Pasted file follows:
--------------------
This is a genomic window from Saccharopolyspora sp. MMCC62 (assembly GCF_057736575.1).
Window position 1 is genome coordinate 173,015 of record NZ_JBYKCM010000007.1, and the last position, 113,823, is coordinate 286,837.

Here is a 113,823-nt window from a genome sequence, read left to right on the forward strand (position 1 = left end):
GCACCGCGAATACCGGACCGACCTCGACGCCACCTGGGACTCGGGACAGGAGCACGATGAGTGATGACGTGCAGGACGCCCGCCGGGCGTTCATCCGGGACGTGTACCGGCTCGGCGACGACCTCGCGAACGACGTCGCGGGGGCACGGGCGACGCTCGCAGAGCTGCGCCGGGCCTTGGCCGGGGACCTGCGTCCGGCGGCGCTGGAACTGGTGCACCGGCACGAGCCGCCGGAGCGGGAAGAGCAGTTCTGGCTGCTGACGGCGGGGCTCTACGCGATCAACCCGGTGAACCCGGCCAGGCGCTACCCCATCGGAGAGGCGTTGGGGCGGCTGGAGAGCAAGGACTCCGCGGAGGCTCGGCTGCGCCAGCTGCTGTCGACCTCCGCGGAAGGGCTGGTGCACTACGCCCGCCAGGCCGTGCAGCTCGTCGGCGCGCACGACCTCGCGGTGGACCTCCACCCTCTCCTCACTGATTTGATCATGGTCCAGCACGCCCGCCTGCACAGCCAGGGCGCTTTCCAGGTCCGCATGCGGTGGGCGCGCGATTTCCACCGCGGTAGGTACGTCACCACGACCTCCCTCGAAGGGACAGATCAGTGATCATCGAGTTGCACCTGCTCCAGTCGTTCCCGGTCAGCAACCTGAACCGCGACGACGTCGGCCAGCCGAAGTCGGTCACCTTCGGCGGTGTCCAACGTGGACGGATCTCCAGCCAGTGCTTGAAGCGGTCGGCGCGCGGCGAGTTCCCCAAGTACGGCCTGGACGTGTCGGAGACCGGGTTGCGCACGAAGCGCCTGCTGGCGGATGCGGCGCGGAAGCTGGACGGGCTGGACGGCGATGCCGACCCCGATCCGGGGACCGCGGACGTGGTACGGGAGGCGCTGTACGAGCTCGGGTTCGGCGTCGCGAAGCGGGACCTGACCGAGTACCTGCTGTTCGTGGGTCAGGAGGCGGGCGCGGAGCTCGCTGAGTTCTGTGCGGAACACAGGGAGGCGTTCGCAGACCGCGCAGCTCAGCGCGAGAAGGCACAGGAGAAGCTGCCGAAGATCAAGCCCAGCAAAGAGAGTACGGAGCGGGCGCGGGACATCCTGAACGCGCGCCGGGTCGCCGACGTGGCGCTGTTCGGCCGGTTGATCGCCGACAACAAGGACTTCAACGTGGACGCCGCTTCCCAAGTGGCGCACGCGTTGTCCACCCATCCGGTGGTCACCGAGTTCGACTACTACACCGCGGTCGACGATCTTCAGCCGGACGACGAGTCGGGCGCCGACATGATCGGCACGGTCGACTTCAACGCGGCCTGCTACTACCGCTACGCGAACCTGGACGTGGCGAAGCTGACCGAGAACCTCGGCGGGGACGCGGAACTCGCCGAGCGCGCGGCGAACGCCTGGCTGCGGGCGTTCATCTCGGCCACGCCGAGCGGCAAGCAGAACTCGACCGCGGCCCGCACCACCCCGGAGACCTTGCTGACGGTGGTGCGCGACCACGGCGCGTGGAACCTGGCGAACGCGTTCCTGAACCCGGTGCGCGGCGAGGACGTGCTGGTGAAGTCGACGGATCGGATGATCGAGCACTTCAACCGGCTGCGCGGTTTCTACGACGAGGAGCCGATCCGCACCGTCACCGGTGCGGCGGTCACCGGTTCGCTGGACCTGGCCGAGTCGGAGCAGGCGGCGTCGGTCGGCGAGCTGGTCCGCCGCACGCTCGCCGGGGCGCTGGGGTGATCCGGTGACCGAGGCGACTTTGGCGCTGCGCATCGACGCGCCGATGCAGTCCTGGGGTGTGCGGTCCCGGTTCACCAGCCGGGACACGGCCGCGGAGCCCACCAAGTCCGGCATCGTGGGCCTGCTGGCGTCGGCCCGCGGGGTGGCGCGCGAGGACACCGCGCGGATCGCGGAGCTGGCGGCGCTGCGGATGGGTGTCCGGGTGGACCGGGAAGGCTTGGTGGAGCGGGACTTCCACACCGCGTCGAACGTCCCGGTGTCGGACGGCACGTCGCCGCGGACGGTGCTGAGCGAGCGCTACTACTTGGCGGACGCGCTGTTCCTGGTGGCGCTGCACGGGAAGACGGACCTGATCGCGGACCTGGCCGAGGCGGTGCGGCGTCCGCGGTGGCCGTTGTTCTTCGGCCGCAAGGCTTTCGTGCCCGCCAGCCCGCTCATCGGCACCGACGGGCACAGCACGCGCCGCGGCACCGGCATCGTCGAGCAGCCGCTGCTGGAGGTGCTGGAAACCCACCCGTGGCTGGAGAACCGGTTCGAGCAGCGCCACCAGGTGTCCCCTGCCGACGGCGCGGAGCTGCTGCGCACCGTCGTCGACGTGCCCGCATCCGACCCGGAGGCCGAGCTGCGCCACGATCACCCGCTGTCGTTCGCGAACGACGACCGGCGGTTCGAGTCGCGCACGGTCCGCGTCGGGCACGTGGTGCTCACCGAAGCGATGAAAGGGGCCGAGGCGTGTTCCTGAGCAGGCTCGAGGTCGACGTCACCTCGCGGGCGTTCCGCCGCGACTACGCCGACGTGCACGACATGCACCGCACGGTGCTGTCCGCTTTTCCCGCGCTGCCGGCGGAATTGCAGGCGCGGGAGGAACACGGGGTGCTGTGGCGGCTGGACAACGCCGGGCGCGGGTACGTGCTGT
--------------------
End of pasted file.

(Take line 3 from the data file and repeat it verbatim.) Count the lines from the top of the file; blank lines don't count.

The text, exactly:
Here is a 113,823-nt window from a genome sequence, read left to right on the forward strand (position 1 = left end):